How You Can Get Dividend Income Like Shark Tank’s ‘Mr. Wonderful’
Dividends can do wonders for your stock portfolio. A regular cash flow from healthy companies helps investors lock in returns and get paid while they wait for capital appreciation. Since 1926, roughly a third of the S&P 500’s total return has come from dividends. During the 1940s and 1970s, dividends were responsible for more than half of the total return. With hundreds of popular companies paying dividends, how do you find the right stocks for you?
Meet Kevin O’Leary, known as Mr. Wonderful on the hit show Shark Tank. He makes no apologies for his investing strategies but is often considered the most disciplined shark in the tank. He craves cash flow to the point it’s unusual to hear an offer from him that doesn’t include royalties. When it comes to stocks, he hungers for dividends. O’Leary explains in a recent article he learned the value of dividends from his mother. After she passed, he became the executor of her estate and saw the tremendous returns of investing in only dividend-paying stocks.
Today, O’Leary never invests in stocks that don’t pay dividends. He’s also the face of a new exchange-traded fund focused on dividends. The O’Shares FTSE US Quality Dividend ETF (OUSA) is a basket of 142 large-cap and mid-cap American companies paying dividends. The ETF seeks to track the performance (before fees and expenses) of the FTSE US Qual/Vol/Yield Factor 5% Capped Index. Using a passive management approach, the fund holds companies that meet certain requirements based on market capitalization, liquidity, high quality, low volatility, and dividend yield.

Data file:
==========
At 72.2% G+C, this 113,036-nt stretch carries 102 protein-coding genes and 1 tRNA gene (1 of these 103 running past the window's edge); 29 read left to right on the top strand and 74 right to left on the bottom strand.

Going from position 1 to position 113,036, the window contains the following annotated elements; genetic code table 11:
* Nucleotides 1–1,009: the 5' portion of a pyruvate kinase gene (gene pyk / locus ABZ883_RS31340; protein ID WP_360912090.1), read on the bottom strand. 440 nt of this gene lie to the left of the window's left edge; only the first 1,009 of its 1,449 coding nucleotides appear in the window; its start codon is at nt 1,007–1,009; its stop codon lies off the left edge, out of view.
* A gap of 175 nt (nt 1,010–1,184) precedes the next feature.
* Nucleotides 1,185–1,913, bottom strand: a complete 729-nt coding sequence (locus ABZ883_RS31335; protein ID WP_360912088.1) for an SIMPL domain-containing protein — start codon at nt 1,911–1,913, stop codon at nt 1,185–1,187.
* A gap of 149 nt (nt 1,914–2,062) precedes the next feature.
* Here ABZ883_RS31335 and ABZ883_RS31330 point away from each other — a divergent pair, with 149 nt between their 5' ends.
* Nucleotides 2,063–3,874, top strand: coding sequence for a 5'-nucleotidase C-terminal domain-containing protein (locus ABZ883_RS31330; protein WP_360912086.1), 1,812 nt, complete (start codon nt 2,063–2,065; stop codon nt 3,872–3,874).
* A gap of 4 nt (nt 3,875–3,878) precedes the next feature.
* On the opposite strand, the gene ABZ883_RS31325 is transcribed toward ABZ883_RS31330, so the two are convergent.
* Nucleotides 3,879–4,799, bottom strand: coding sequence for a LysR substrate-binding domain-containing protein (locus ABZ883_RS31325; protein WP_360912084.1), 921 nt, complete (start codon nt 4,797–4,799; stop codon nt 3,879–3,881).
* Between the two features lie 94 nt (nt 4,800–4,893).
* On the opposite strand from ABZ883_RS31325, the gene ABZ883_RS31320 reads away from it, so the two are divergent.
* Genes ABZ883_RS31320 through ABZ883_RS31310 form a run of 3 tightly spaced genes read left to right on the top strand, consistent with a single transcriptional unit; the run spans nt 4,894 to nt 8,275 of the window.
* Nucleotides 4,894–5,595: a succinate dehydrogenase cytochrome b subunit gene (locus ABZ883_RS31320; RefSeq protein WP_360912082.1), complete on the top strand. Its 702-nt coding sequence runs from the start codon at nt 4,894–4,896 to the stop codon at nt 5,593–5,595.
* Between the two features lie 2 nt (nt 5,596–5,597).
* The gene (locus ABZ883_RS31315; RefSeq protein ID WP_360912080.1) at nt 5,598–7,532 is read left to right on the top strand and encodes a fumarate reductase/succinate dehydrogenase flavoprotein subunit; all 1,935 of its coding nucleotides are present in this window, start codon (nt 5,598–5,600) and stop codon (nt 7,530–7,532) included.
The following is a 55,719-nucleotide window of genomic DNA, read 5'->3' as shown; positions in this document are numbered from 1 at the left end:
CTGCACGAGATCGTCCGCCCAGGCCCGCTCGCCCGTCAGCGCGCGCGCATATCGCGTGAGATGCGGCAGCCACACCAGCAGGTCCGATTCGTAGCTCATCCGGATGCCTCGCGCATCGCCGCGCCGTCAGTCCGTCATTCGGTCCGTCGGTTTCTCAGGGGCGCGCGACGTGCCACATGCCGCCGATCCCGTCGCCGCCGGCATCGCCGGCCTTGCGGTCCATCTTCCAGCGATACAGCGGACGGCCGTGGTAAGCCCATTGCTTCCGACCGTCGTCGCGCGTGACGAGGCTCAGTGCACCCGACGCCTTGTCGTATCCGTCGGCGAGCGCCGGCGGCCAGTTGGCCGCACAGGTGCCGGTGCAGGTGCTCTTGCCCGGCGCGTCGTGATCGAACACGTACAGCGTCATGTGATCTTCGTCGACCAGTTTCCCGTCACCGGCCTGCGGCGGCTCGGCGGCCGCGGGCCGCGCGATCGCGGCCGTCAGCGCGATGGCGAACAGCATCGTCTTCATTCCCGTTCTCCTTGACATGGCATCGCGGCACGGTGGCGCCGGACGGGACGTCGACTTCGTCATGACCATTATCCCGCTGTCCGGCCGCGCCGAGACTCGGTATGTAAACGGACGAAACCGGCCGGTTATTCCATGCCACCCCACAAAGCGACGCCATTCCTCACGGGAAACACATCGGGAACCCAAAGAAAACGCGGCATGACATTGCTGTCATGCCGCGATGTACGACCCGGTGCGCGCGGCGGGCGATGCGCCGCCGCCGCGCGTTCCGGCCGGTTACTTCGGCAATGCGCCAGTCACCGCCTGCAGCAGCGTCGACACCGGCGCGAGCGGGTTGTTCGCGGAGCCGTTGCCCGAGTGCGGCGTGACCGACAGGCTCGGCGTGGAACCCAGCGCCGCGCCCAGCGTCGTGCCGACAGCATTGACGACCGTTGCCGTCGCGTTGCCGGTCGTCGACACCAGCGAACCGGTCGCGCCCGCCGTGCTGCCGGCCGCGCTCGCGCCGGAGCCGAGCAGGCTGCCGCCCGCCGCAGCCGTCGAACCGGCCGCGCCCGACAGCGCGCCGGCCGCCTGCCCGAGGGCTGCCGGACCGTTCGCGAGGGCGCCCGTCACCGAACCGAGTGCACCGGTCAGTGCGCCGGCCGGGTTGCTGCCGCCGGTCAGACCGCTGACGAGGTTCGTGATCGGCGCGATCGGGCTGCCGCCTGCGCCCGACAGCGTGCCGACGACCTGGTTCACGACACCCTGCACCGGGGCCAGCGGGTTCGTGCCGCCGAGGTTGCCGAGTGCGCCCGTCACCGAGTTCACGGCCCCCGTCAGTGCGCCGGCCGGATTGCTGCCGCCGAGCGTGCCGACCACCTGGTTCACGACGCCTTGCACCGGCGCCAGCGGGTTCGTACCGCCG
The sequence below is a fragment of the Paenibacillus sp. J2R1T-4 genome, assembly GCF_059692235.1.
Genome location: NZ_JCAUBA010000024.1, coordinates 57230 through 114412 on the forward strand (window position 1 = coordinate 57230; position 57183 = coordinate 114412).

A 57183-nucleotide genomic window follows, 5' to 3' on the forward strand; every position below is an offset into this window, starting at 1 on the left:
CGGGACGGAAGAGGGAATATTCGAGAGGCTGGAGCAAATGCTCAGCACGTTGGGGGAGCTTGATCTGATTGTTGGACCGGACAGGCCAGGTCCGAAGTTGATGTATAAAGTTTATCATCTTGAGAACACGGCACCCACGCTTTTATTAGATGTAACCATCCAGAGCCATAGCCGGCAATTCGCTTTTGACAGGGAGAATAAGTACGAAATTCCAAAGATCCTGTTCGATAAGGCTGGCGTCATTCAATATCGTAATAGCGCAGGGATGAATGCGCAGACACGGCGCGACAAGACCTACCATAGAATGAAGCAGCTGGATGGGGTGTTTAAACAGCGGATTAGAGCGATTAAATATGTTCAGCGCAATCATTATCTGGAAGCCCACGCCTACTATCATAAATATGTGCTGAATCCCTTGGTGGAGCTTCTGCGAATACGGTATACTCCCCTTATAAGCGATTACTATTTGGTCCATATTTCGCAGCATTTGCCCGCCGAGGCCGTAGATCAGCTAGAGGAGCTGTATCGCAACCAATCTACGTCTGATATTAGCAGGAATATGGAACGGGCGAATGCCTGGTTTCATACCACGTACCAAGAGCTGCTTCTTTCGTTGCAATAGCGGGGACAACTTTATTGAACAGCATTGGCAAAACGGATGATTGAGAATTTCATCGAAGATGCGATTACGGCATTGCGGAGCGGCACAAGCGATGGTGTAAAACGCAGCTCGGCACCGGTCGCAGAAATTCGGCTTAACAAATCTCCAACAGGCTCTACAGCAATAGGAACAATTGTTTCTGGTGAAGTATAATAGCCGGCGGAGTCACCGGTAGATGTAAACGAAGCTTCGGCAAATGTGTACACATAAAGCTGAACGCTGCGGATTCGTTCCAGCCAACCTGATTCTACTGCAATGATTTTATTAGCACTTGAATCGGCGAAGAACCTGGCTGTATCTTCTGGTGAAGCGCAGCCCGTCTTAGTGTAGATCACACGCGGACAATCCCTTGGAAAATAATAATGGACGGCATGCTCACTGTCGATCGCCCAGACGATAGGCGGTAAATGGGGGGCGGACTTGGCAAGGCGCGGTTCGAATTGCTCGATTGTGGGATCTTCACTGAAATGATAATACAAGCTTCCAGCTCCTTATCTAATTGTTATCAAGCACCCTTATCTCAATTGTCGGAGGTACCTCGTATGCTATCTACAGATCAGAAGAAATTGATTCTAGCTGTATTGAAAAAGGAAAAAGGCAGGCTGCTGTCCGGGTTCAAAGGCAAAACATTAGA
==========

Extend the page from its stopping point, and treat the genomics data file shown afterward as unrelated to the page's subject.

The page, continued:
As the chart below shows, the ten largest holdings are the most recognizable names in the market, with Johnson & Johnson, Exxon Mobil, and Apple topping the list. Overall, the three largest sectors are Consumer Goods (17.5%), Health Care (17.1%), and Technology (13.9%).
Should you test the waters? There are plenty of fish in the sea these days. The O’Shares FTSE US Quality Dividend ETF is one of several dividend ETFs available to investors. For example, the Vanguard High Dividend Yield ETF (VYM) holds seven of the same companies in its top 10 holdings, while the iShares Core High Dividend ETF (HDV) holds eight. Both competitors also offer significantly lower expense ratios, and have already established themselves in the market with billions under management.
However, some investors may benefit from OUSA focusing on low volatility and avoiding companies with high leverage or poor earnings. Financials only have a weighting of 4.5% for OUSA, but carry a weighting of almost 15% in VYM. Meanwhile, HDV only holds a total of 73 companies, nearly half the holdings of OUSA and a potential concern for investors seeking more diversification. Either way, all three funds deserve consideration for dividend-minded investors.
Follow Eric on Twitter @Mr_Eric_WSCS